There is an ever growing demand for implantable cardiac defibrillators (ICDs), with over 100,000 devices implanted in 2004, and dramatic increases anticipated over the next decade due to expanded indications and coverage by Medicare. The growing level of acceptance of these life- saving devices has increased the desire for improved ICD function. The lifetime of the average ICD patient after implant has increased to 10 years while the average device lifetime is around 5 years. Thus, most patients require additional surgeries to replace their original device, resulting in both clinical risk and cost. The current benchmark power source technology is lithium/silver vanadium oxide (Li/SVO) developed >20 years ago. Li/SVO battery technology can display a significant midlife decrease in performance termed voltage delay. This voltage delay, a result of cathode solubility and the associated formation of a passivation film on the anode, has caused premature device explants for numerous patients at the 2.5 to 3 year point due to delays in therapy delivery. Along with the added expense of the unplanned surgery, premature device explant can create patient anxiety. Options employed to `work around' Li/SVO voltage delay lead to shortened battery life. The overall project goal is to solve this problem with fundamental science by demonstrating new superior cathode materials that could be used to extend the life and improve the consistency of ICD batteries. The proposed project has three specific objectives: 1) develop a new class of improved battery materials for ICD applications based on metal-metal-phosphorous-oxides of the MwM'xPyOz (MM'PO) family (M = silver or copper;M'= vanadium or iron), 2) test the materials in experimental batteries under simulated use schemes mimicking ICD function, and 3) compare the key characteristics of long term stability (lack of solubility and voltage delay), energy delivery, and energy content with the current battery benchmark technology (Li/SVO). The proposed activity involves the synthesis, characterization and electrochemistry of a new family of materials, MM'POs. We hypothesize that MM'POs will have improved ICD battery performance based on their fundamental chemical properties: reduced solubility of phosphate based materials compared to analogous oxide compounds, high voltage of vanadium or iron compounds yielding high levels of energy delivery, and the inclusion of silver or copper ions in the matrix to provide high volumetric energy content.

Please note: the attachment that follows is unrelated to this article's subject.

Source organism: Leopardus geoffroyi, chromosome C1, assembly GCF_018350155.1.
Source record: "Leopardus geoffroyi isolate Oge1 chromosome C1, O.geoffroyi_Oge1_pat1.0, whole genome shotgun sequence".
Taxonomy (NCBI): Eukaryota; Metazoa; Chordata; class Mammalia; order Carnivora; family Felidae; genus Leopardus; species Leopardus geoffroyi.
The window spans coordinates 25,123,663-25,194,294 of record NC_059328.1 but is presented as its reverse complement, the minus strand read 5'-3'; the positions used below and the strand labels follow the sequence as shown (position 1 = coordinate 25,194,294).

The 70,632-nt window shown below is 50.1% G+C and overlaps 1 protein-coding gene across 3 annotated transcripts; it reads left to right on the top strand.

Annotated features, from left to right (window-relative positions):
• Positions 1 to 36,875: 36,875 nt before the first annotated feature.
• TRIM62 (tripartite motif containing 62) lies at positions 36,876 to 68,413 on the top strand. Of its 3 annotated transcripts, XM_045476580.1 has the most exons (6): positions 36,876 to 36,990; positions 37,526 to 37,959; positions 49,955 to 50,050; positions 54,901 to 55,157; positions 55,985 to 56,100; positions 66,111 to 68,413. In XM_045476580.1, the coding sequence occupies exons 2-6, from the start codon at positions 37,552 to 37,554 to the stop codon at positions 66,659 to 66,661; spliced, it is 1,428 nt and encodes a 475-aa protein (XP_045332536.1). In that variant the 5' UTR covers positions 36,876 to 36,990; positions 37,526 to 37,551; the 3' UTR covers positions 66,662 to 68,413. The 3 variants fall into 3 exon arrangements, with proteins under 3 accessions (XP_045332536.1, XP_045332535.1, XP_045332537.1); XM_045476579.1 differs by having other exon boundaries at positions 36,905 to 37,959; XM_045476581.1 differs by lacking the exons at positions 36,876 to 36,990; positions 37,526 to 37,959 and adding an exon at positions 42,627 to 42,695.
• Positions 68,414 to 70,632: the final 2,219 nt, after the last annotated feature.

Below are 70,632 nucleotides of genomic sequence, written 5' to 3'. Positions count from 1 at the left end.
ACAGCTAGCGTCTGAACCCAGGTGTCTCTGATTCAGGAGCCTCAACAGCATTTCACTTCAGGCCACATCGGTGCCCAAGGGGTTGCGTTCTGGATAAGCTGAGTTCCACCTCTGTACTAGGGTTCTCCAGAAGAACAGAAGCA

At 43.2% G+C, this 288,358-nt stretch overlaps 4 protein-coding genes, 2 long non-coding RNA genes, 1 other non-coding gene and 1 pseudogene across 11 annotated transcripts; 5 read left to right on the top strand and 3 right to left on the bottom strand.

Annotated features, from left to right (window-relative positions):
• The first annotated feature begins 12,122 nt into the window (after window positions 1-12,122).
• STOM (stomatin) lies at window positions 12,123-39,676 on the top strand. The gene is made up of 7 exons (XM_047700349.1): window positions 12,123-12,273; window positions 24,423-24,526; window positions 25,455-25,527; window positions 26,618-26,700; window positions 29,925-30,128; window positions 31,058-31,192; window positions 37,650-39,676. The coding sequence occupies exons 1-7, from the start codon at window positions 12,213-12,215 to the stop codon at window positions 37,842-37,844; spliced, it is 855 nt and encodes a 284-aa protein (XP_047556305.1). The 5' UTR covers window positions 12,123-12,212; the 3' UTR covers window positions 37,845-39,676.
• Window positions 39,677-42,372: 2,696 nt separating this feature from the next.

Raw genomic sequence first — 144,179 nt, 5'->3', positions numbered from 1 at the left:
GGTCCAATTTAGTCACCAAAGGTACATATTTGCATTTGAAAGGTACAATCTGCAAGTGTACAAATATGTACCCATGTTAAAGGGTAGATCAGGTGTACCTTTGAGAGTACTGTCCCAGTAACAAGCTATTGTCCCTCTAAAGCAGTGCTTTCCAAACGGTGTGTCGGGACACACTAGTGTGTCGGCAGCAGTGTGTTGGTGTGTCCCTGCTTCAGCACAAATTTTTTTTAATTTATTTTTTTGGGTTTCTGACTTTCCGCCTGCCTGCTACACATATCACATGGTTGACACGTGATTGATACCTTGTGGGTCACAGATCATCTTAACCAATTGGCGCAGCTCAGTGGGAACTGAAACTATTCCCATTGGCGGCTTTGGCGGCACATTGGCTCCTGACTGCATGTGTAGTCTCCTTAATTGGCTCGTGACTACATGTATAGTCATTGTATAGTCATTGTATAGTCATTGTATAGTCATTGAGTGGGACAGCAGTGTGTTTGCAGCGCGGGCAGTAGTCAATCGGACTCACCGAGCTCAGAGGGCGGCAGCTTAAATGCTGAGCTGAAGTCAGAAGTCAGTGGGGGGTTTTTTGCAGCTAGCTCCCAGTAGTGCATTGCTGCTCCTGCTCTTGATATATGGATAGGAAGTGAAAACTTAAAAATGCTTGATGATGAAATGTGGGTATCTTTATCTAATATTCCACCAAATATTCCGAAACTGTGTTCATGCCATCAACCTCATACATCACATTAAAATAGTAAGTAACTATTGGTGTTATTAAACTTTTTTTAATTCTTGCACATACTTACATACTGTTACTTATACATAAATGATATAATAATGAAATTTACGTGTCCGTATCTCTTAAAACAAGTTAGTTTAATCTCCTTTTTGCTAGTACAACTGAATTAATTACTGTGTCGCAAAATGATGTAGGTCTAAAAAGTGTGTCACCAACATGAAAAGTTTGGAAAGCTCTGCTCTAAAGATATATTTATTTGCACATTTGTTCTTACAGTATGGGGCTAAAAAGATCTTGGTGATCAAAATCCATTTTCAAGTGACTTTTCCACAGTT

Public Health Relevance

Implantable cardiac defibrillators (ICDs) are lifesaving devices which monitor and correct abnormal heart rhythms and have become an increasingly accepted treatment option. The project goal is to create a new class of materials (MM'POs) and demonstrate their superiority to the current benchmark cathode materials for ICD batteries. Ultimately, our MM'POs will extend the life and improve the consistency of ICD batteries, reducing the frequency of device replacements and the associated negative impact on patients and healthcare costs.

Agency
National Institute of Health (NIH)
Institute
National Heart, Lung, and Blood Institute (NHLBI)
Type
Research Project (R01)
Project #
5R01HL093044-04
Application #
8208033
Study Section
Bioengineering, Technology and Surgical Sciences Study Section (BTSS)
Program Officer
Baldwin, Tim
Project Start
2008-12-15
Project End
2012-06-07
Budget Start
2011-12-01
Budget End
2012-06-07
Support Year
4
Fiscal Year
2012
Total Cost
$183,666
Indirect Cost
$54,111
Name
State University of New York at Buffalo
Department
Engineering (All Types)
Type
Schools of Engineering
DUNS #
038633251
City
Buffalo
State
NY
Country
United States
Zip Code
14260